Metro Silicon Valley and North Bay Bohemian report this week that Sen. Dianne Feinstein’s husband was a major beneficiary of military appropriations blessed by a subcommittee that she headed, parent company Metro Newspapers announced today in a press release. Feinstein (D-Calif.) approved billions of dollars in military construction expenditures awarded to two firms that were controlled by an investment group headed by the senator’s spouse, financier Richard C. Blum, according to the investigative story by Metro's Peter Byrne. The story "examines the many ways in which Sen. Feinstein committed repeated breaches of ethics as (the subcommittee) chairwoman or ranking member from 2001-2005," according to the release.
Bill Jensen (pictured) will take the reins at the Boston Phoenix as part of its parent company's effort to assemble a staff with the right "mix of experience and youth," the Boston Globe reports this morning. Jensen was hired as the Phoenix's associate editor last year. His predecessor, Peter Kadzis, says "Bill is the hip, happening guy" who will focus in part on pop culture. Kadzis had been editor for 16 years; he now will become executive editor for Phoenix Media, which owns a radio station and a mobile marketing firm in addition to the Phoenix weeklies in Boston, Portland (Maine) and Providence (R.I.). The company's multiple operations and ability to strategize marketing across platforms may be the key to its survival in the future, Vice President Brad Mindich tells the Globe.
"Everyone has their opinions. But I get paid for mine," film critic Peter Keough told students at Brandeis University last weekend. The Justice, the university's student newspaper, recounts Keough's description of job perks such as publicity swag and press junkets, as well as techniques to have your review quoted in a film's advertising: "Any time you use the word 'best,' or any other superlative other than the word 'worst,' you have a chance," Keough told the students.
Bill Lueders (pictured) wrote the lyrics based on his own troubles with records requests, then convinced Wisconsin musician Peter Leidy to write music and record the song in time for Sunshine Week, a national observance of the public's right to information about its government. "It's a topic with contemporary resonance," says Lueders, who is also the president of the Wisconsin Freedom of Information Council. Isthmus won two open records lawsuits against the Madison Police Department, in 1996 and 1998. "The Open Records Blues" can be downloaded here and is free for broadcast.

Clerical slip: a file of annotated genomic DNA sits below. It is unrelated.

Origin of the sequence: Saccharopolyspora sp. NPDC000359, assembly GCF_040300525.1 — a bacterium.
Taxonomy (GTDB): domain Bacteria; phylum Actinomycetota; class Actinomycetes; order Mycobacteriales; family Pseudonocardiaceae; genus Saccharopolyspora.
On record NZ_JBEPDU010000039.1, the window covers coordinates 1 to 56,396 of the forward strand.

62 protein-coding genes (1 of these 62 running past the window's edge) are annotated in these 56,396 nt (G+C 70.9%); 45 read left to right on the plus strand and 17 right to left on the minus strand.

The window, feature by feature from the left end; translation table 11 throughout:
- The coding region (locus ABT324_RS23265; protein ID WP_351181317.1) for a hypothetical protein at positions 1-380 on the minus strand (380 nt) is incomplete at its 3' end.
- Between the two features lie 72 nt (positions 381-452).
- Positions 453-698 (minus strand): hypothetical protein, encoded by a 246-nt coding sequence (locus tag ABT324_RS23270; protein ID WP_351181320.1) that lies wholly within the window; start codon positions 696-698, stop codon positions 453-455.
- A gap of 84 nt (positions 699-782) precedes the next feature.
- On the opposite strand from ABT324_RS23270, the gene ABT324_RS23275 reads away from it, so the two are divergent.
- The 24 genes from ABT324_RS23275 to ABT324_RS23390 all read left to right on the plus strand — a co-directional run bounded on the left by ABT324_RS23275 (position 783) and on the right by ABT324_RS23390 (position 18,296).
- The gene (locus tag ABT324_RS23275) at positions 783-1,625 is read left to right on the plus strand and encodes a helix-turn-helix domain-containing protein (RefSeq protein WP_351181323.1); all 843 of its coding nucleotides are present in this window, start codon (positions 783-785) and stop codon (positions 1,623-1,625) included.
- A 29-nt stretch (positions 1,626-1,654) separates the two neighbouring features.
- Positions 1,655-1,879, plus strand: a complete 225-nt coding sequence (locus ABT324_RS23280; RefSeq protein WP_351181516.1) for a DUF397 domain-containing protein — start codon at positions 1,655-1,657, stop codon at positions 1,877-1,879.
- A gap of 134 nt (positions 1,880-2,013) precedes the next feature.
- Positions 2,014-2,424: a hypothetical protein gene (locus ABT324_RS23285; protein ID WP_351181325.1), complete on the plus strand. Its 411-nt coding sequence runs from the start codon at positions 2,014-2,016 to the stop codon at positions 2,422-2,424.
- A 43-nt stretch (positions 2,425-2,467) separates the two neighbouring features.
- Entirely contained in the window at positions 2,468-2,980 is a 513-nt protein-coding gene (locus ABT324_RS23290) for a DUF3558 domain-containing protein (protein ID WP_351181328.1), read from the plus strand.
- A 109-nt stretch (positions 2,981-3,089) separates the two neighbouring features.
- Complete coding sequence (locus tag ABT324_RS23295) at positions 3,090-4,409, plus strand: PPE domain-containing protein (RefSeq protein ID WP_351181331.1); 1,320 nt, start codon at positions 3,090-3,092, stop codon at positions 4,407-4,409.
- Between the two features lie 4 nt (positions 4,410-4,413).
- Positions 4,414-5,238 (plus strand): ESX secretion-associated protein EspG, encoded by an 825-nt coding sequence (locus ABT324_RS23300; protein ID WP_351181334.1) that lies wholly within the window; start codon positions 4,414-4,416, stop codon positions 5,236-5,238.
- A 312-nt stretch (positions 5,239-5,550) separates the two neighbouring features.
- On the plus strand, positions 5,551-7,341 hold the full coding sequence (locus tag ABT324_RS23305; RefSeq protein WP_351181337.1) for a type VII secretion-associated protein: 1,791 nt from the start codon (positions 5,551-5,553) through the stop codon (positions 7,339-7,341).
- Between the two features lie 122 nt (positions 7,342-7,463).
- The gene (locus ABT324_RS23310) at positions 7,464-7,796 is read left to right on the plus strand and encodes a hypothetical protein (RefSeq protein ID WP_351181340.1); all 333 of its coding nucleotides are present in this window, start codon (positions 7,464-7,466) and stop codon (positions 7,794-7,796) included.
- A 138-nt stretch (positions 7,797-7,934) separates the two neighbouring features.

The Boston Globe reports that a jury awarded $950,000 to plaintiff Marc Mandel, a Maryland prosecutor, in his suit against the alt-weekly. In January 2003, Mandel was involved in a bitter custody dispute when the Phoenix published an article detailing allegations that he had sexually abused children from two marriages. He sued for libel in April of that year. According to his attorney, the jury found two of Mandel's claims actionable, one of which was a subheadline reading, "Losing custody to a child molester." Phoenix editor Peter Kadzis says the paper plans to appeal.
Seven Days has joined a lawsuit over Vermont Gov. Howard Dean's refusal last fall to release his daily schedule. The suit was originally filed by the Rutland Herald/Times Argus. David Rocchio, counsel for the governor, says “legal exceptions” in the state’s public records law exempt the governor’s schedule from disclosure, to protect his security or his ability to obtain frank policy advice. "Baloney," writes Seven Days columnist Peter Freyne. "We say there aren’t any “legal exceptions” in state statute allowing Vermont’s chief executive to operate in such secrecy. It’s against the law."